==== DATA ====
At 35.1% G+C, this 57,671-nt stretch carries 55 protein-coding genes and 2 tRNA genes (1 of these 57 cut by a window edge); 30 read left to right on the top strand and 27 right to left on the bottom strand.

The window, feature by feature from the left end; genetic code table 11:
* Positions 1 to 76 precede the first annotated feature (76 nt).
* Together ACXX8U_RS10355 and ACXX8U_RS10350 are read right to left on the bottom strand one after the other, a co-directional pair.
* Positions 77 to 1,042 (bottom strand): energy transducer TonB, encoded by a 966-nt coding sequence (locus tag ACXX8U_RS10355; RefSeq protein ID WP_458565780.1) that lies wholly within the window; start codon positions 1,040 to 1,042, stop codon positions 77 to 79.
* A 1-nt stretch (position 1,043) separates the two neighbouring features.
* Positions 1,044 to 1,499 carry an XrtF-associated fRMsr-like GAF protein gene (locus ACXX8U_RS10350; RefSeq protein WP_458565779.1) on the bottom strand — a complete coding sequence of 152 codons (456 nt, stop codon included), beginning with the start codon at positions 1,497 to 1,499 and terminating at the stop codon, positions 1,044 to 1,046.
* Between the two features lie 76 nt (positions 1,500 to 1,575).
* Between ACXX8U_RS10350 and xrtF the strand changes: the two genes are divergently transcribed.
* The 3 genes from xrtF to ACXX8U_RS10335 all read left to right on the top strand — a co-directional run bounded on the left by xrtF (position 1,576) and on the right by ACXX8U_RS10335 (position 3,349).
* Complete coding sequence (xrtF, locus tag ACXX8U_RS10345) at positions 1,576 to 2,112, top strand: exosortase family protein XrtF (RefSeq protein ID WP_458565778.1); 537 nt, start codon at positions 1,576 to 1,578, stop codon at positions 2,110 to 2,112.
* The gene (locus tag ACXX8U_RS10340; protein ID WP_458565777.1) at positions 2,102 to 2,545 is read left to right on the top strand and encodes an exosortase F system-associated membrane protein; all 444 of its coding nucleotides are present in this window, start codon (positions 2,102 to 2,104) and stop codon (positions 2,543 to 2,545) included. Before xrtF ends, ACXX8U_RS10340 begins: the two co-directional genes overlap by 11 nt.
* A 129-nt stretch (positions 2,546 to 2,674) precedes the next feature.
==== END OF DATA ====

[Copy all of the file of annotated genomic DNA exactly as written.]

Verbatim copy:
At 35.1% G+C, this 57,671-nt stretch carries 55 protein-coding genes and 2 tRNA genes (1 of these 57 cut by a window edge); 30 read left to right on the top strand and 27 right to left on the bottom strand.

The window, feature by feature from the left end; genetic code table 11:
* Positions 1 to 76 precede the first annotated feature (76 nt).
* Together ACXX8U_RS10355 and ACXX8U_RS10350 are read right to left on the bottom strand one after the other, a co-directional pair.
* Positions 77 to 1,042 (bottom strand): energy transducer TonB, encoded by a 966-nt coding sequence (locus tag ACXX8U_RS10355; RefSeq protein ID WP_458565780.1) that lies wholly within the window; start codon positions 1,040 to 1,042, stop codon positions 77 to 79.
* A 1-nt stretch (position 1,043) separates the two neighbouring features.
* Positions 1,044 to 1,499 carry an XrtF-associated fRMsr-like GAF protein gene (locus ACXX8U_RS10350; RefSeq protein WP_458565779.1) on the bottom strand — a complete coding sequence of 152 codons (456 nt, stop codon included), beginning with the start codon at positions 1,497 to 1,499 and terminating at the stop codon, positions 1,044 to 1,046.
* Between the two features lie 76 nt (positions 1,500 to 1,575).
* Between ACXX8U_RS10350 and xrtF the strand changes: the two genes are divergently transcribed.
* The 3 genes from xrtF to ACXX8U_RS10335 all read left to right on the top strand — a co-directional run bounded on the left by xrtF (position 1,576) and on the right by ACXX8U_RS10335 (position 3,349).
* Complete coding sequence (xrtF, locus tag ACXX8U_RS10345) at positions 1,576 to 2,112, top strand: exosortase family protein XrtF (RefSeq protein ID WP_458565778.1); 537 nt, start codon at positions 1,576 to 1,578, stop codon at positions 2,110 to 2,112.
* The gene (locus tag ACXX8U_RS10340; protein ID WP_458565777.1) at positions 2,102 to 2,545 is read left to right on the top strand and encodes an exosortase F system-associated membrane protein; all 444 of its coding nucleotides are present in this window, start codon (positions 2,102 to 2,104) and stop codon (positions 2,543 to 2,545) included. Before xrtF ends, ACXX8U_RS10340 begins: the two co-directional genes overlap by 11 nt.
* A 129-nt stretch (positions 2,546 to 2,674) precedes the next feature.